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# Journal Club Theme of March 2012: Brownian motion and entropic elasticity of fluctuating filaments and networks

The advance of mechanics towards the frontiers of biology and soft matter necessitates an understanding of entropic forces which manifest themselves as thermal fluctuations at length scales of a micron and below. The effects of these fluctuations can be easily seen in biofilaments at thermodynamic equilibrium under the action of forces and moments as they fluctuate around their minimum energy configuration due to Brownian motion. This remains true of filaments in networks and gels such as those of actin, spectrin, fibrin or other biopolymers. The thermal motion of these filaments at the microscopic scales manifests itself as entropic elasticity at the macroscopic scales. In this post we present a theory to efficiently calculate the thermo-mechanical properties of fluctuating heterogeneous filaments and networks. The central problem is to evaluate the partition function and free energy of heterogeneous filaments and networks under the assumption that their energy can be expressed as a quadratic function in the kinematic variables. We analyze the effects of various types of boundary conditions on the fluctuations of filaments and show that our results are in agreement with recent work on homogeneous rods as well as experiments and simulations. We apply similar ideas to filament networks and calculate the area expansion modulus and shear modulus for triangular and square networks.This post illustrates how we combine the finite element method with path integral techniques from statistical mechanics to solve problems in which configurational entropy due to thermal fluctuations plays a significant role.

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## Comments

## entropic elasticity of polymer and networks

Dear Prof. Purohit,

Thanks for posting the journal club theme for this month.

I think it is pretty amazing that the highly fluctuating structures inside the cells can carry out well-organized work. One can see how much an actin filament fluctuates even in electrial fields in the supplement vedios in the following Biophys J paper (http://www.ncbi.nlm.nih.gov/pmc/articles/PMC1989696/bin/biophysj_107.114538_index.html). Yet it is these fluctuating filaments that provide the mechanical support to the our cells. Can anyone imagine the buildings we are living in be supported by some vibrating pillars, or a train running on a constantly vibrating track?

Thermal fluctuation has been used, or measured, to detect small changes in the mechanical properties of these soft filaments for quite some time (http://www.jbc.org/content/270/19/11437.full.pdf). It is also well known that thermal fluctuations can significantly change the mechanical properites of the filaments. If I understand correctly, the nonlinearity of a worlike chain (marko siggia 1995 macromolecules) arises only because of thermal fluctuations. In other words, if we shut down the temperature, a wormlike chain is nothing more than a linear elastic spring.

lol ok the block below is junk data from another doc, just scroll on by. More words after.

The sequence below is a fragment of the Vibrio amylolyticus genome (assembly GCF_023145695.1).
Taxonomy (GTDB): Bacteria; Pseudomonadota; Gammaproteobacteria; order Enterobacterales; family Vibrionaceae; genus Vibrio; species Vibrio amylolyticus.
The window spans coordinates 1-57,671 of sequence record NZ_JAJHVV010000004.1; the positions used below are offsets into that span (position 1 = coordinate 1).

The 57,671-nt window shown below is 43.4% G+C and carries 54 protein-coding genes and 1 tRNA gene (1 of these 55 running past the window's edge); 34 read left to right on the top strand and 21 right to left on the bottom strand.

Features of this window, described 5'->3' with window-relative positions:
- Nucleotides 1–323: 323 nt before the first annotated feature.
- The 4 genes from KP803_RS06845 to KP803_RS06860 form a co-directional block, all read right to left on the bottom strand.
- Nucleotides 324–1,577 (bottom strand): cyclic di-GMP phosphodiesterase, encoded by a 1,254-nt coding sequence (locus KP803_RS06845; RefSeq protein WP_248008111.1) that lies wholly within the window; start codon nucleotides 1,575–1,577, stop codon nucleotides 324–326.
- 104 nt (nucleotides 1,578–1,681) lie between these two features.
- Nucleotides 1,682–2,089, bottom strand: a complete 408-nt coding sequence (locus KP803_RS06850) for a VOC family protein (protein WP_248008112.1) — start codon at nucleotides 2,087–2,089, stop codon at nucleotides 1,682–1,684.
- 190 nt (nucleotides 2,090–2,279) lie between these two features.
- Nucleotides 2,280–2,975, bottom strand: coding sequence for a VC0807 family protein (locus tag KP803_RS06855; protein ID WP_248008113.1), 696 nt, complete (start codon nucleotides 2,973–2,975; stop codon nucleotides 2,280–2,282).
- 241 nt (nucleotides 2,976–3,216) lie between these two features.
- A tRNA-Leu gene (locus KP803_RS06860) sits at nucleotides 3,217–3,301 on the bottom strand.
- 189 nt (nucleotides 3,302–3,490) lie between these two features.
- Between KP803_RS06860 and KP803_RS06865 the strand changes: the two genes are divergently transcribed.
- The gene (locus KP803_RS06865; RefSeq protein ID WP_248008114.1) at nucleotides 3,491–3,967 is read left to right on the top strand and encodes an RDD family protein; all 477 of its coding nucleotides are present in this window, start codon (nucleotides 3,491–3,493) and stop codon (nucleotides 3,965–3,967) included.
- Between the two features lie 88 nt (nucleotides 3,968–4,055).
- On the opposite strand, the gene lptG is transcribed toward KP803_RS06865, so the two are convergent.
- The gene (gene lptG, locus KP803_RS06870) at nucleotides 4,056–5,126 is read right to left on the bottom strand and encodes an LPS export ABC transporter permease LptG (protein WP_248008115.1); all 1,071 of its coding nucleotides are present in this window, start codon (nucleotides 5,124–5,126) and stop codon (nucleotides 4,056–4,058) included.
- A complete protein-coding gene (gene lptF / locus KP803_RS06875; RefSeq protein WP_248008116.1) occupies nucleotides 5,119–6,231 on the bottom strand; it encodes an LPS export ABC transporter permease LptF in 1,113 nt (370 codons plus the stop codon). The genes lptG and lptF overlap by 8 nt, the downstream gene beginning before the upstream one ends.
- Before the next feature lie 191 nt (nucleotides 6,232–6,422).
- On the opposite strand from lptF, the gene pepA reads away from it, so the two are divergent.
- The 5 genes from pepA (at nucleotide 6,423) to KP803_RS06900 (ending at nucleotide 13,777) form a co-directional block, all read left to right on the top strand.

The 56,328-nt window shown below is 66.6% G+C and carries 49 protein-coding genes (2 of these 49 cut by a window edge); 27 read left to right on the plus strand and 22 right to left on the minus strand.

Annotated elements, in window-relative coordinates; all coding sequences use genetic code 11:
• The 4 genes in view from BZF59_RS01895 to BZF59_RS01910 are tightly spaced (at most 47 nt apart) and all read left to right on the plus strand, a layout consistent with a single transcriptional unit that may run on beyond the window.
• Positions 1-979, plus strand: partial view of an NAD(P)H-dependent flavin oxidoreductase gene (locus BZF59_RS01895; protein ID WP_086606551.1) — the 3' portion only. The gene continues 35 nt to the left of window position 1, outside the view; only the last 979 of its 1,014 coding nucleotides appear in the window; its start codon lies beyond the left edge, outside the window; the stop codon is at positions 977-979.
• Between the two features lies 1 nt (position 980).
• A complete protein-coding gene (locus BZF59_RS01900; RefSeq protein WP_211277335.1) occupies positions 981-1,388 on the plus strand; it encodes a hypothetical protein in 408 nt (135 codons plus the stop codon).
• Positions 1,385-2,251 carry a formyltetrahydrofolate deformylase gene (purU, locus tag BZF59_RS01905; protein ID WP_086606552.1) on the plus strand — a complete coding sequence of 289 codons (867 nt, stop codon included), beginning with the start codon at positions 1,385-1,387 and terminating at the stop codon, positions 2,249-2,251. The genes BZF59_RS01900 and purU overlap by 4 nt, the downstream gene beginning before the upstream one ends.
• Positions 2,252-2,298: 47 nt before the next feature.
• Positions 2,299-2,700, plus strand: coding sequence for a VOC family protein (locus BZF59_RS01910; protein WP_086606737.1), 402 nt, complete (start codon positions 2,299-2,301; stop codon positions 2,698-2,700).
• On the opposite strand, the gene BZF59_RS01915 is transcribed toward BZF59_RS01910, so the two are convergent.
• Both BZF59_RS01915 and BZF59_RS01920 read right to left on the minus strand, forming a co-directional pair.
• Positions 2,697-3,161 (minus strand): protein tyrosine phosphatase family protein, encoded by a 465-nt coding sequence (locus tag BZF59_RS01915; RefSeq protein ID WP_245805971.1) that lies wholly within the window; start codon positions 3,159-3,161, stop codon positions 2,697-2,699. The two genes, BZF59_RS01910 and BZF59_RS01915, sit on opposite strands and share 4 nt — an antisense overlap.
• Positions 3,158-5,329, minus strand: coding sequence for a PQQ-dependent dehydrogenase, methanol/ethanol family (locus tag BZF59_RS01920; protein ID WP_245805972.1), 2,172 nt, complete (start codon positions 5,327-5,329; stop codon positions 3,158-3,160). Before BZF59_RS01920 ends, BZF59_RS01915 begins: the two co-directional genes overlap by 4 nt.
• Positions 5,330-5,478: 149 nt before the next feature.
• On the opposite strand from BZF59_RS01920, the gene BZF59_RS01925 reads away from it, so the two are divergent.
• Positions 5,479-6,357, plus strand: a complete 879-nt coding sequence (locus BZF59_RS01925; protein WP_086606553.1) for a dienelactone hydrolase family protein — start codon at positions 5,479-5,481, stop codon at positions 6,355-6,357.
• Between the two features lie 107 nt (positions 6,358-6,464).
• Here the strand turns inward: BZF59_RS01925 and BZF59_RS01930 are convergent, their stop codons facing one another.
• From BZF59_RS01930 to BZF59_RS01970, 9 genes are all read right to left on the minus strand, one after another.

As far as I know, it is still not very clear how much thermal fluctuation contributes to the initial strain stiffening of a polymer network. Some people argue that the structure and geometry of the network can also contribute to the stiffening. It is also debating when thermal fluctuating is a significant effect in filament networks. Some belive that if the distance between cross-links is comparable to the persistence length of the polymer, fluctuating is not significant while other researchers found that at least for some networks, entropic effect due to thermal undulation is still responsible for the elasticity of the networks even when cross-links distance is smaller than the persistence length. So I think it is important that we have an efficient computational tool to understand these issues.

The 2012 paper Prof. Purohit attached is a framework trying to combine finite element method and statistical mechanics to understand the entropic effects. If some people doing finite element simulations on polymer networks are reading the posts here, I would like to ask them the typical size of networks they are simulating using the finite element packages. I know some typical degrees of freedom is like ~10000 but I am not sure. I myself am not familiar with using finite element packages, I am also wondering what happens in finite element simulations if the stiffness matrix is singular? Like if some filaments in the networks are not well connected to others, or the density of the network is below the percolation threshold, I would imagine the stiffness matrix be singular. How do we inverse the stiffness matrix there to solve the problem?

Thanks for reading.

Sincerely,

Tianxiang Su

## Answers to Tianxiang's questions

Thanks for your commentary on my post and the papers.